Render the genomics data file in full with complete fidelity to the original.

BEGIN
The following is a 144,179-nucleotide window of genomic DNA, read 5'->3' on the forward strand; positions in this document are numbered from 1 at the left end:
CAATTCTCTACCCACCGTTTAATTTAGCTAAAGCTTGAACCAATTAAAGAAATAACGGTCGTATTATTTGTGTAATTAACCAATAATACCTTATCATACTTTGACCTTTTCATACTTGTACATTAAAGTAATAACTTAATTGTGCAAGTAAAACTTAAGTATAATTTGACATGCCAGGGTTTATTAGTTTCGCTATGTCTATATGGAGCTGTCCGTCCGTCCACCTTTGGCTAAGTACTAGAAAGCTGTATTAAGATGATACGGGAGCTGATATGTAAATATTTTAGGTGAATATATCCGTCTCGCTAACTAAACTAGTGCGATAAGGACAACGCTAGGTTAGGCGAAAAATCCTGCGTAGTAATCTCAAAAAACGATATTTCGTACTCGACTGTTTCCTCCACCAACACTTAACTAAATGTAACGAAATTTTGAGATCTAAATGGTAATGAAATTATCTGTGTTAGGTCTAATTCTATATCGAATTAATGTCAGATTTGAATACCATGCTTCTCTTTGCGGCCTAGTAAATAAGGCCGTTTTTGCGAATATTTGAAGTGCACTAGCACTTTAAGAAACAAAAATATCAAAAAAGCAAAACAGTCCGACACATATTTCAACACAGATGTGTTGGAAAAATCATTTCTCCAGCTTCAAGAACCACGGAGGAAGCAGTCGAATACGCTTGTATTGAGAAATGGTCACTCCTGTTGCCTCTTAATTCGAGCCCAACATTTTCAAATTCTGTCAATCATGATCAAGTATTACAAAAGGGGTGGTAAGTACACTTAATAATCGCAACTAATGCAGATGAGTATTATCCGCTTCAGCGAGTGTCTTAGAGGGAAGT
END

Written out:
The following is a 144,179-nucleotide window of genomic DNA, read 5'->3' on the forward strand; positions in this document are numbered from 1 at the left end:
CAATTCTCTACCCACCGTTTAATTTAGCTAAAGCTTGAACCAATTAAAGAAATAACGGTCGTATTATTTGTGTAATTAACCAATAATACCTTATCATACTTTGACCTTTTCATACTTGTACATTAAAGTAATAACTTAATTGTGCAAGTAAAACTTAAGTATAATTTGACATGCCAGGGTTTATTAGTTTCGCTATGTCTATATGGAGCTGTCCGTCCGTCCACCTTTGGCTAAGTACTAGAAAGCTGTATTAAGATGATACGGGAGCTGATATGTAAATATTTTAGGTGAATATATCCGTCTCGCTAACTAAACTAGTGCGATAAGGACAACGCTAGGTTAGGCGAAAAATCCTGCGTAGTAATCTCAAAAAACGATATTTCGTACTCGACTGTTTCCTCCACCAACACTTAACTAAATGTAACGAAATTTTGAGATCTAAATGGTAATGAAATTATCTGTGTTAGGTCTAATTCTATATCGAATTAATGTCAGATTTGAATACCATGCTTCTCTTTGCGGCCTAGTAAATAAGGCCGTTTTTGCGAATATTTGAAGTGCACTAGCACTTTAAGAAACAAAAATATCAAAAAAGCAAAACAGTCCGACACATATTTCAACACAGATGTGTTGGAAAAATCATTTCTCCAGCTTCAAGAACCACGGAGGAAGCAGTCGAATACGCTTGTATTGAGAAATGGTCACTCCTGTTGCCTCTTAATTCGAGCCCAACATTTTCAAATTCTGTCAATCATGATCAAGTATTACAAAAGGGGTGGTAAGTACACTTAATAATCGCAACTAATGCAGATGAGTATTATCCGCTTCAGCGAGTGTCTTAGAGGGAAGT